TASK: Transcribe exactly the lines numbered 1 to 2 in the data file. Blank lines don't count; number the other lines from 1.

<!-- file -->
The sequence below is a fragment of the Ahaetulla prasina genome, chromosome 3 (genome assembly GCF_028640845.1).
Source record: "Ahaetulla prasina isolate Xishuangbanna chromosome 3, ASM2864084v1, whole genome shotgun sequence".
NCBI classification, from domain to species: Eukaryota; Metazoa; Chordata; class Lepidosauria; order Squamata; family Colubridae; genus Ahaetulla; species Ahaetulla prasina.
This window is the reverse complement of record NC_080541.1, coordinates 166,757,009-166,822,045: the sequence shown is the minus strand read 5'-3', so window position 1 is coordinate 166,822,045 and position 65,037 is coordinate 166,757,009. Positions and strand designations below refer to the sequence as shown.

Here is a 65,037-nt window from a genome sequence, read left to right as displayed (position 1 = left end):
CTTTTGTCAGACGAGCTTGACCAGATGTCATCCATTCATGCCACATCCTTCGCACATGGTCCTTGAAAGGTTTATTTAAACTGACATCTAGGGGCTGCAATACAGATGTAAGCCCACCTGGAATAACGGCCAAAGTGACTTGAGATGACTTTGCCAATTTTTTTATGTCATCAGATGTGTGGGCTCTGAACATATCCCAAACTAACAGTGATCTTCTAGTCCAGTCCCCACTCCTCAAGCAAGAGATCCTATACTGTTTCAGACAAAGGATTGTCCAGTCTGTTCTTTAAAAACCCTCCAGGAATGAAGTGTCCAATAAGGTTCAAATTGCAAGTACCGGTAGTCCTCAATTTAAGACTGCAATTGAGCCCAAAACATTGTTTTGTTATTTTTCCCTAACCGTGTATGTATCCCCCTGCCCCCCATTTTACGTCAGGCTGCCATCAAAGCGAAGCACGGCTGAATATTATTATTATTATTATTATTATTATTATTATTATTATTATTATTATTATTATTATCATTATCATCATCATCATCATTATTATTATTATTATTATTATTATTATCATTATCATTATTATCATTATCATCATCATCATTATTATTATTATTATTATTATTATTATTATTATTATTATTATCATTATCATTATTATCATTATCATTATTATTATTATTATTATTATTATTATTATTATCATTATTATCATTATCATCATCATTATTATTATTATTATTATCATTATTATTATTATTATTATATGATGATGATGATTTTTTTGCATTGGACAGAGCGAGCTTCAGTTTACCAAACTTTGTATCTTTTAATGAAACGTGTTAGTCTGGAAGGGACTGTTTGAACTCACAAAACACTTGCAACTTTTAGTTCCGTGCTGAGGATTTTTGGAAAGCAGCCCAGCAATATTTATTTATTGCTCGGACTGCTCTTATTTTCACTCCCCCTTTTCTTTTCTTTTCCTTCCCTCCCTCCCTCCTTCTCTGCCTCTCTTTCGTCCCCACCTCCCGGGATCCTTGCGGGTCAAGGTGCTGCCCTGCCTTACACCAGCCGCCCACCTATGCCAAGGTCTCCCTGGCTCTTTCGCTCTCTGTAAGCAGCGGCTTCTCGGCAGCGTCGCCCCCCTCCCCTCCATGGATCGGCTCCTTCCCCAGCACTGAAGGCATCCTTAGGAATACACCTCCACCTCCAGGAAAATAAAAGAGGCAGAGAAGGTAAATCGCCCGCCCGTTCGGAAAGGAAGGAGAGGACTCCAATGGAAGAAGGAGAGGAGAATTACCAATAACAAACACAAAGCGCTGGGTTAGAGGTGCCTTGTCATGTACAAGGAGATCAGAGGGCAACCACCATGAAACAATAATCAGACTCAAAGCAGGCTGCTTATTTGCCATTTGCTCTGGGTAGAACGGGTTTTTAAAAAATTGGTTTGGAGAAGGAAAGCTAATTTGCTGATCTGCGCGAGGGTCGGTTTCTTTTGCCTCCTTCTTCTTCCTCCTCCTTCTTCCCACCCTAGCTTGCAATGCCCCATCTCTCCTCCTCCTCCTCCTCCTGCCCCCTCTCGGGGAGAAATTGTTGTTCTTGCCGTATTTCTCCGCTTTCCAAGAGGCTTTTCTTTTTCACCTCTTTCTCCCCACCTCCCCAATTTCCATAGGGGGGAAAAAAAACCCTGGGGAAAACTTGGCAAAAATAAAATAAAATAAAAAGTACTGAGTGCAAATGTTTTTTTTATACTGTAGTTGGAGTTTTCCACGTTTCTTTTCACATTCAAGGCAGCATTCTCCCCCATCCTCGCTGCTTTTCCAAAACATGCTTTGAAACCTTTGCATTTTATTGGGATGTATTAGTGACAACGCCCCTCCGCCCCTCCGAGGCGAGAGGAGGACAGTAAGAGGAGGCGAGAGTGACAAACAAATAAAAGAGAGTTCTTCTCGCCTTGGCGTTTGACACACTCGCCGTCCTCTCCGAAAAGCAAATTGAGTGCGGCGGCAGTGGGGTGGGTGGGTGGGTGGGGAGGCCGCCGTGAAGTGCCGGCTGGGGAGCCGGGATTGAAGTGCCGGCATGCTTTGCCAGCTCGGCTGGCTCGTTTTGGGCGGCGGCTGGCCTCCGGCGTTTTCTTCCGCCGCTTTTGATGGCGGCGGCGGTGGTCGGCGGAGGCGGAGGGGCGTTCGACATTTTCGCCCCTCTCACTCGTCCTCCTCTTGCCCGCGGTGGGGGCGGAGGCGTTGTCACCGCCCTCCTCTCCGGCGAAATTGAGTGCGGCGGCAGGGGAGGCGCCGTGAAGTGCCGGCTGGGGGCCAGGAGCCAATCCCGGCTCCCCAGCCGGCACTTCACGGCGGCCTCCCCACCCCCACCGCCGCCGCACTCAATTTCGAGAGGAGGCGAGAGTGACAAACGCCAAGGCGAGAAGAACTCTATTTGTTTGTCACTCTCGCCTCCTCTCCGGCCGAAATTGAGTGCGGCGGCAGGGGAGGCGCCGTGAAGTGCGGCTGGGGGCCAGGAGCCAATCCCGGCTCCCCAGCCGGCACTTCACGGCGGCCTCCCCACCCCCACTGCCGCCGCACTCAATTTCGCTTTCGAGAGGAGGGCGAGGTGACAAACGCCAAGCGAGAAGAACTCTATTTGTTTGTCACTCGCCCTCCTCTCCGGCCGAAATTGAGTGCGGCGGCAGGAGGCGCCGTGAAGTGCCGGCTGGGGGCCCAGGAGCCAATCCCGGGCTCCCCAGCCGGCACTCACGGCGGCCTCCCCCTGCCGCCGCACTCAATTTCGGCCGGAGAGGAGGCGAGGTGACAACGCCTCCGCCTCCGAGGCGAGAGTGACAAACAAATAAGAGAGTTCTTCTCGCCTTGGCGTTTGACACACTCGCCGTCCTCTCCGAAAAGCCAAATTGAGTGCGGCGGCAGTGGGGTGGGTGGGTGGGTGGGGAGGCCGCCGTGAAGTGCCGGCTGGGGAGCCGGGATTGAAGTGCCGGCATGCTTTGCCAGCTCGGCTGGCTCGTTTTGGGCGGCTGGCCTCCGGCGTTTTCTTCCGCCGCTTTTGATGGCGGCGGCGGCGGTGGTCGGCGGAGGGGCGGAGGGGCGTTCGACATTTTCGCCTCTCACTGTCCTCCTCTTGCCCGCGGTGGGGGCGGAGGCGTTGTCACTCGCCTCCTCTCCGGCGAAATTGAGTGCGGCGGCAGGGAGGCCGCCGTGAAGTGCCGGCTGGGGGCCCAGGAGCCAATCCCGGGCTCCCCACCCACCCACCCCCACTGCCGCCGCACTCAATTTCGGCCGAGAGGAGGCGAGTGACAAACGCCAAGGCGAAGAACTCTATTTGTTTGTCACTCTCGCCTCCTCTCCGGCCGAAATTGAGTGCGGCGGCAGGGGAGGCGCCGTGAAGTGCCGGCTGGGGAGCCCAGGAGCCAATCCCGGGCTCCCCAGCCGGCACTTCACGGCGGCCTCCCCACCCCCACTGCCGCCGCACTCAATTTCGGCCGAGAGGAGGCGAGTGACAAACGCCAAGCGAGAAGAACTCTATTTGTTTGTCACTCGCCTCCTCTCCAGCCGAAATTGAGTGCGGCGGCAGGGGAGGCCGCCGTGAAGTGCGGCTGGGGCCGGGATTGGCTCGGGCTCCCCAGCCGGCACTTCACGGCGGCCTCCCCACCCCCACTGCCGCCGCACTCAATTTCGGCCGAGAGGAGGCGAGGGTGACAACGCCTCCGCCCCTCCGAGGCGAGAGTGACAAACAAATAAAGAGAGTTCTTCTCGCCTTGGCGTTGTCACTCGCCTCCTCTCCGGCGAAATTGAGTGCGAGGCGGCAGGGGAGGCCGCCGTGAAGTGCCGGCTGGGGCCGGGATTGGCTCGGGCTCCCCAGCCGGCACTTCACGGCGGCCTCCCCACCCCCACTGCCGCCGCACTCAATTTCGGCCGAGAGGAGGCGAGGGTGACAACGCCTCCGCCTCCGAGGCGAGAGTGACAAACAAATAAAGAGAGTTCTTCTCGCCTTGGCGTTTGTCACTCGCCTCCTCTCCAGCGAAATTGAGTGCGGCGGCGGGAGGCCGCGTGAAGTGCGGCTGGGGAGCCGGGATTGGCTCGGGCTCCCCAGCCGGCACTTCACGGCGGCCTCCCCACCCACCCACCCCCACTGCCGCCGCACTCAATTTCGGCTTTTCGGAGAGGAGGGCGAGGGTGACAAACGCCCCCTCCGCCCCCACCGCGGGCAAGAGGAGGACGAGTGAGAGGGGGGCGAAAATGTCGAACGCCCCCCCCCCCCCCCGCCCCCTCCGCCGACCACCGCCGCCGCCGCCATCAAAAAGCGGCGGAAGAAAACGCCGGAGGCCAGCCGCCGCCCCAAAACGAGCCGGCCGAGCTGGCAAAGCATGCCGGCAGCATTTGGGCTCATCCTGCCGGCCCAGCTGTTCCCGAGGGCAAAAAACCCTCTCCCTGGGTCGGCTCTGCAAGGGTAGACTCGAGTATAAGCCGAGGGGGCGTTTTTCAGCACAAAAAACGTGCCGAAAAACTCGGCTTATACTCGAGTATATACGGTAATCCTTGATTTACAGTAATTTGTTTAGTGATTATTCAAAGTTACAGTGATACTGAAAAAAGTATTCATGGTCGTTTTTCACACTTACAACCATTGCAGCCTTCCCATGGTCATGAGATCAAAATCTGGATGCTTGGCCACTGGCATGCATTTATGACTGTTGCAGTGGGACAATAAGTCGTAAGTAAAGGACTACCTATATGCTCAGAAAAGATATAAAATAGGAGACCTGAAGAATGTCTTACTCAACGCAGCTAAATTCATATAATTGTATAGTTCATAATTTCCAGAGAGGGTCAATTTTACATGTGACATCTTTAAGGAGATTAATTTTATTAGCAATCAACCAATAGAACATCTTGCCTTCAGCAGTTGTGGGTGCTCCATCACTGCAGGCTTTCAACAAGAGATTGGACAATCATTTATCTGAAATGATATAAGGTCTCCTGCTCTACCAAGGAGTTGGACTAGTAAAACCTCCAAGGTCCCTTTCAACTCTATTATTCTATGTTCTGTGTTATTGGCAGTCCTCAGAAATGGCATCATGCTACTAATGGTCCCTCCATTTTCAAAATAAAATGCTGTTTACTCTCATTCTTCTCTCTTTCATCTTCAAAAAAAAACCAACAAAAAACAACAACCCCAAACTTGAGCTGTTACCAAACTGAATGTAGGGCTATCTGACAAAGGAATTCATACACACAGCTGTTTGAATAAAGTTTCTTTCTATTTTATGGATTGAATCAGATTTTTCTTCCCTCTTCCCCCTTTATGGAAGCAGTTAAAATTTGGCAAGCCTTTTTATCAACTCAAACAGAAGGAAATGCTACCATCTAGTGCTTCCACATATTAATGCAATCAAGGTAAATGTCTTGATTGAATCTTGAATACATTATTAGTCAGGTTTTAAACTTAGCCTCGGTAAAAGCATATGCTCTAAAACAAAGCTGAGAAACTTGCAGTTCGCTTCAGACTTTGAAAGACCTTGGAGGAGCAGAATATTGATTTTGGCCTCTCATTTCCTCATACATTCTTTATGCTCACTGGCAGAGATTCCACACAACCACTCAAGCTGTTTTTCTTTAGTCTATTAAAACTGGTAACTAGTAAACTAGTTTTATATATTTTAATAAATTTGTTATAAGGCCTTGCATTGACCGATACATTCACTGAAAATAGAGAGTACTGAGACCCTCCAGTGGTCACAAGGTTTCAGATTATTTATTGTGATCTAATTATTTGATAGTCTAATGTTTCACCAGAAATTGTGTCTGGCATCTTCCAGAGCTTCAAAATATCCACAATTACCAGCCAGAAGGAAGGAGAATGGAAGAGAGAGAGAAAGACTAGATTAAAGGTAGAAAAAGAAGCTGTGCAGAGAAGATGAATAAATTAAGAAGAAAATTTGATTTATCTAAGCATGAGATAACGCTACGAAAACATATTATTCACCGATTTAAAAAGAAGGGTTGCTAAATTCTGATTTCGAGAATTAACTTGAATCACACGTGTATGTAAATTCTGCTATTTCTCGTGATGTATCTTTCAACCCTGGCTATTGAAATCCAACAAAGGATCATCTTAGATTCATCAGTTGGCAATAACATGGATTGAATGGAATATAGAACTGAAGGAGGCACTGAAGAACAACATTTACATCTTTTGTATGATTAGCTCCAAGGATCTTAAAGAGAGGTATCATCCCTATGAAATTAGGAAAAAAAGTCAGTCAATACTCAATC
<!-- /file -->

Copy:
The sequence below is a fragment of the Ahaetulla prasina genome, chromosome 3 (genome assembly GCF_028640845.1).
Source record: "Ahaetulla prasina isolate Xishuangbanna chromosome 3, ASM2864084v1, whole genome shotgun sequence".